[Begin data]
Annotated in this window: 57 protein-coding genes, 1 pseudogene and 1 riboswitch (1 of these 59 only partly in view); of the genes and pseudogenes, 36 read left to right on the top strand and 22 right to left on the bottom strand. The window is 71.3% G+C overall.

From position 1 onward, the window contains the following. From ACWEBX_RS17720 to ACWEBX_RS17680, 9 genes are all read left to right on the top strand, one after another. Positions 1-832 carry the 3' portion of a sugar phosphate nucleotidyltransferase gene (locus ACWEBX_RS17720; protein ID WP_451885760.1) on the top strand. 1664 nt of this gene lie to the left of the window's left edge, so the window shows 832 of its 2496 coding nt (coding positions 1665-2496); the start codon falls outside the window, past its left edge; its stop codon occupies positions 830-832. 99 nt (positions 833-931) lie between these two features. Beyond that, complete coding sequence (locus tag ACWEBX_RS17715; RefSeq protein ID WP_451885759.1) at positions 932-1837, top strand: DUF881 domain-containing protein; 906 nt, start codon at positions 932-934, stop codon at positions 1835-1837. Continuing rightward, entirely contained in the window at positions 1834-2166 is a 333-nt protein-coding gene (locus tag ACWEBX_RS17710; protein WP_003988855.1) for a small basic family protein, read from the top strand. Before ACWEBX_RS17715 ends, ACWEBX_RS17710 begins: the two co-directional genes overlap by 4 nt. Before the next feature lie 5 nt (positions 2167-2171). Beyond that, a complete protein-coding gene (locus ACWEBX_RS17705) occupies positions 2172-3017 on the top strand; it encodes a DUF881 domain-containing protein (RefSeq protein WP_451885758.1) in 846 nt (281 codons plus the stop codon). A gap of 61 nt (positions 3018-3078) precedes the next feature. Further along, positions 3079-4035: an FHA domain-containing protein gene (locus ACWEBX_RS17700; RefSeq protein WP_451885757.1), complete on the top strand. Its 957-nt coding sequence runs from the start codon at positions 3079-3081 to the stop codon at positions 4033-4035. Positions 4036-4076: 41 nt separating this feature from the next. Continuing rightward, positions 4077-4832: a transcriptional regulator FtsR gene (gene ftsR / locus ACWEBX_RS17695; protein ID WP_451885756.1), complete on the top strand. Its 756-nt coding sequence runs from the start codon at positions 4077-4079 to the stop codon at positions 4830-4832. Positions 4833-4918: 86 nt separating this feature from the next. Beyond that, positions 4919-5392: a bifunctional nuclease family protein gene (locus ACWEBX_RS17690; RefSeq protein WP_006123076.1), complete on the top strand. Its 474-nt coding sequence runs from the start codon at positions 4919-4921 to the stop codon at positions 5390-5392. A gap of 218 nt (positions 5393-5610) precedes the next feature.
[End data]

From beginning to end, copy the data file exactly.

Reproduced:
Annotated in this window: 57 protein-coding genes, 1 pseudogene and 1 riboswitch (1 of these 59 only partly in view); of the genes and pseudogenes, 36 read left to right on the top strand and 22 right to left on the bottom strand. The window is 71.3% G+C overall.

From position 1 onward, the window contains the following. From ACWEBX_RS17720 to ACWEBX_RS17680, 9 genes are all read left to right on the top strand, one after another. Positions 1-832 carry the 3' portion of a sugar phosphate nucleotidyltransferase gene (locus ACWEBX_RS17720; protein ID WP_451885760.1) on the top strand. 1664 nt of this gene lie to the left of the window's left edge, so the window shows 832 of its 2496 coding nt (coding positions 1665-2496); the start codon falls outside the window, past its left edge; its stop codon occupies positions 830-832. 99 nt (positions 833-931) lie between these two features. Beyond that, complete coding sequence (locus tag ACWEBX_RS17715; RefSeq protein ID WP_451885759.1) at positions 932-1837, top strand: DUF881 domain-containing protein; 906 nt, start codon at positions 932-934, stop codon at positions 1835-1837. Continuing rightward, entirely contained in the window at positions 1834-2166 is a 333-nt protein-coding gene (locus tag ACWEBX_RS17710; protein WP_003988855.1) for a small basic family protein, read from the top strand. Before ACWEBX_RS17715 ends, ACWEBX_RS17710 begins: the two co-directional genes overlap by 4 nt. Before the next feature lie 5 nt (positions 2167-2171). Beyond that, a complete protein-coding gene (locus ACWEBX_RS17705) occupies positions 2172-3017 on the top strand; it encodes a DUF881 domain-containing protein (RefSeq protein WP_451885758.1) in 846 nt (281 codons plus the stop codon). A gap of 61 nt (positions 3018-3078) precedes the next feature. Further along, positions 3079-4035: an FHA domain-containing protein gene (locus ACWEBX_RS17700; RefSeq protein WP_451885757.1), complete on the top strand. Its 957-nt coding sequence runs from the start codon at positions 3079-3081 to the stop codon at positions 4033-4035. Positions 4036-4076: 41 nt separating this feature from the next. Continuing rightward, positions 4077-4832: a transcriptional regulator FtsR gene (gene ftsR / locus ACWEBX_RS17695; protein ID WP_451885756.1), complete on the top strand. Its 756-nt coding sequence runs from the start codon at positions 4077-4079 to the stop codon at positions 4830-4832. Positions 4833-4918: 86 nt separating this feature from the next. Beyond that, positions 4919-5392: a bifunctional nuclease family protein gene (locus ACWEBX_RS17690; RefSeq protein WP_006123076.1), complete on the top strand. Its 474-nt coding sequence runs from the start codon at positions 4919-4921 to the stop codon at positions 5390-5392. A gap of 218 nt (positions 5393-5610) precedes the next feature.